As I said in 'Can I be a martyr too please? Part II', the Mail is excellent at giving its readers just enough information to draw their own conclusions. The Express, however, is shit at that. It must draw every conclusion explicitly for its readers.
The headline is a great example - where the Mail waits for its readers to reach the point in the story that explains that three Muslims were in the prayer room before they find the Muslim connection, the Express bungs it right in the headline. Not only that, it calls it a 'Muslim 'insult' to the cross' to spice things up a bit further. It's now not only an insult to cover a cross, but a Muslim insult. As if this is a common thing Muslims do on purpose to offend Christians.
Given that I don't believe in any of this pretend person in the sky stuff, it's difficult for me to see how this is supposed to be an insult. I know Muslims aren't supposed to worship idols, so I can see why they'd cover things up that they considered to be idols while they were praying. I can't for the life of me work out why this would be considered an insult.
The story is illustrated by a picture of Nadia Ewedia, the BA employee who demanded that she be allowed to wear a visible cross. She is perfect for the Express to create a ham-fisted connection with, since as far as the Express readership is likely to be aware, all she did was ask to be allowed to do something she said others could do. The crucial difference is that the porter in this story is alleged to have assaulted someone and thrown about racist language.
So, there was a Muslim insult to the cross and the person involved in the headline is like Nadia Ewedia. No, not an insufferable godsquadder who made a series of unreasonable demands - the sanitised version of her the tabloids painted. The poor victim. Thus is the reader of this article armed before it even starts. Poor victim sacked for stopping a Muslim insult.
Then the fun really starts.
The opening paragraph says the porter was devastated last night after being sacked. Standard bit of misdirection to make the story sound newer than it is, since it appeared elsewhere days ago.
After telling us that the porter became increasingly angry after seeing the crucifix and statue of Mary regularly covered up without actually corroborating that claim, the story tells us:
On one visit he discovered three Muslims – two patients and a consultant – inside the prayer room with the two icons masked by a cloth. A picture of the Virgin Mary had also been placed face down.There's one incredibly vital piece of information missing from this. What were the Muslims doing in the chapel?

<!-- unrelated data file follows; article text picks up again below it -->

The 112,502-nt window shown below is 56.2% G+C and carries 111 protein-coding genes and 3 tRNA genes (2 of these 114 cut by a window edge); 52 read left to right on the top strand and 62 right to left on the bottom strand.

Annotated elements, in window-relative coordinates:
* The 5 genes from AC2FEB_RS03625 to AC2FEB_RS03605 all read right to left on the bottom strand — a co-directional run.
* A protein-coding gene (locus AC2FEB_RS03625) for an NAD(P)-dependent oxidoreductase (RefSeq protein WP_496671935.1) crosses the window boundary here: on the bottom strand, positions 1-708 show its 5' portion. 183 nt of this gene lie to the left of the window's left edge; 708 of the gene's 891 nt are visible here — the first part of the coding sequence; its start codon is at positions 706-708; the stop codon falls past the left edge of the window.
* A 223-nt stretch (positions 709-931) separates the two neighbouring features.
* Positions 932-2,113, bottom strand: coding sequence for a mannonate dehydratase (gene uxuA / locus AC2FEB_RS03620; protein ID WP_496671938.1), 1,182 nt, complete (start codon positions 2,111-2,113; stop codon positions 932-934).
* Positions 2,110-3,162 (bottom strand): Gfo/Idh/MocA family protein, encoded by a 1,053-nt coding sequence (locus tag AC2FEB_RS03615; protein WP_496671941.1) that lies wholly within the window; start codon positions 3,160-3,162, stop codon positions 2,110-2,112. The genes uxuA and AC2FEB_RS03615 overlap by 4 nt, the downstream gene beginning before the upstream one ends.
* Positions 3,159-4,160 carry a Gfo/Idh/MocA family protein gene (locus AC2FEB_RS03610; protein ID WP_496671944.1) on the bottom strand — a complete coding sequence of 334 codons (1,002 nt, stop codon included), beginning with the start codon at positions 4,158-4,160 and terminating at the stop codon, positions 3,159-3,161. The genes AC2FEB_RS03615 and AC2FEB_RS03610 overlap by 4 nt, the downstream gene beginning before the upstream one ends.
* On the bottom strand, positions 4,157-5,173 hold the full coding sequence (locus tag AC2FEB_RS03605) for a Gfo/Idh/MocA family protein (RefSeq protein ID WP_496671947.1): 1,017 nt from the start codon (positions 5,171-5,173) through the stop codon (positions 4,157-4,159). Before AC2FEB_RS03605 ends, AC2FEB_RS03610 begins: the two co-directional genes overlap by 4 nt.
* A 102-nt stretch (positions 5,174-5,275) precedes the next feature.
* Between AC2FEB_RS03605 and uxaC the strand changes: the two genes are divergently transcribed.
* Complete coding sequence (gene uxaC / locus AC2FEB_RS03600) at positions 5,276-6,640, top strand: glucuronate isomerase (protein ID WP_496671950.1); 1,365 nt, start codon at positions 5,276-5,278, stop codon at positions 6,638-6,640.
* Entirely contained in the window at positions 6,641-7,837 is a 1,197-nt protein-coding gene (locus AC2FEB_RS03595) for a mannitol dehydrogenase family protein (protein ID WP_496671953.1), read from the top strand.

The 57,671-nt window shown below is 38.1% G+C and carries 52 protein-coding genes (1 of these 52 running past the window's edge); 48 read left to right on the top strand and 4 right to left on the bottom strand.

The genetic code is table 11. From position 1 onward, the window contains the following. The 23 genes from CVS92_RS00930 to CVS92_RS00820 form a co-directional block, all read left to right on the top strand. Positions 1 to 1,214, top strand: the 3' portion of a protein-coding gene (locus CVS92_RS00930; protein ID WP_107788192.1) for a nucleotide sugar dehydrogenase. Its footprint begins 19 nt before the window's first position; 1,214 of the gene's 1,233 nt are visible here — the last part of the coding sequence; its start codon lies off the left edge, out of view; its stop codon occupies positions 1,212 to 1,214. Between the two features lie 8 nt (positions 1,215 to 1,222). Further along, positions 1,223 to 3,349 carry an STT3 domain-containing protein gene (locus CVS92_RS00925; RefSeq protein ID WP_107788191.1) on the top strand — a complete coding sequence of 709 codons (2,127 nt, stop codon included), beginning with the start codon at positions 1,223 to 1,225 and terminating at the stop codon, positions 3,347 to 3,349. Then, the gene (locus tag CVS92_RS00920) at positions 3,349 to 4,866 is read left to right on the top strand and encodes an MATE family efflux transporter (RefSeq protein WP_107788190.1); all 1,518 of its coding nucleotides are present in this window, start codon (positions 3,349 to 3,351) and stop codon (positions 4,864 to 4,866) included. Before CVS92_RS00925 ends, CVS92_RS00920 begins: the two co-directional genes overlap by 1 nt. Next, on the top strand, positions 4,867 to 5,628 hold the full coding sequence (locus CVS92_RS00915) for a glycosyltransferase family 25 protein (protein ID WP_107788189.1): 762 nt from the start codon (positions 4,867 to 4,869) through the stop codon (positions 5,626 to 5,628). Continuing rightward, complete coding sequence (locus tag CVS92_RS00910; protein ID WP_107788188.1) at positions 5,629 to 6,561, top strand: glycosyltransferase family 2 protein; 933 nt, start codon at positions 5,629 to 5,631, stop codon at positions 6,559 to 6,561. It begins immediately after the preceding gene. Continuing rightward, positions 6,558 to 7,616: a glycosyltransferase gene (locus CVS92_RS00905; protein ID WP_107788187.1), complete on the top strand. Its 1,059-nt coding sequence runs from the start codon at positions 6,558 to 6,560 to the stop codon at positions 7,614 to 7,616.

From this account, you'd be forgiven for thinking that they were in there to cover up the cross and the statue and put the photo face down as an insult rather than praying, which they almost certainly were doing. After all, if they'd really wanted to insult the Christians, they'd have taken the things away.
This is followed with:
Mr Protano is alleged to have uncovered the symbols and stood the picture back up before leaving the room. But minutes later there was a “confrontation” in the corridor after the group followed him out.Look carefully at the picture the paper is painting here. The porter walked into the chapel and uncovered the symbols and put the photo face up without any incident at all, and there was only confrontation after he left the room. How likely is that?
The Muslims accused Mr Protano of using racist language and assault, but he strongly denies the charges against him and claims they verbally abused him.
We also get:
Police released him after four hours of questioning following the assault complaint and passed a file to the Crown Prosecution Service to decide if he should be charged.Perhaps the senior detective thinks there should be any action because the alleged assault might have taken place in the Chapel where there were no witnesses other than the people involved, but we're still given the impression that there should be no action because the Muslims are lying.
A senior detective told the Daily Express: “I do not believe there should be any action over this, but the decision does not rest with me.”
Appropriately, the porter's friend asks:
“Maybe he should not have done what he did while the group was inside the prayer room, but do you deserve the sack? Would this have happened if it had been the other way round?”What would have happened if it had been the other way round?
The Express wouldn't be painting the Muslim who entered the Chapel and rudely covered things up as the victim, that's for sure. Nor would the paper be downplaying the assault allegations.
One thing that probably would have happened exactly the same is that it would have included the 'Have your say' question 'Should Britain's Christian traditions be defended?' but just with the lead in slightly changed. You'd still have got exactly the same comments too.
This kind of thing is pretty common now. I mentioned how the Mail covered the story of the boy who had alledgedly been attacked by the Slovakian woman with a metal bar before, but there was also the incident of the 'race clashes' at a dairy in Windsor, in which a dairy owned by Muslims was firebombed and some of the dairy's vehicles were smashed up. This was reported in the Mail and Express as Muslims causing trouble. Even the Sun appeared to know that Muslims were unlikely to be responsible for that one, even if it did go on to report about Muslims hounding soldiers out of their new home in Windsor when they actually didn't.
We know all too well what would have happened had the situation been the other way round. The same as happened this way round. The Muslims would have been reported as the aggressors, regardless of the facts.
The Sun and Telegraph haven't covered this one. Yet.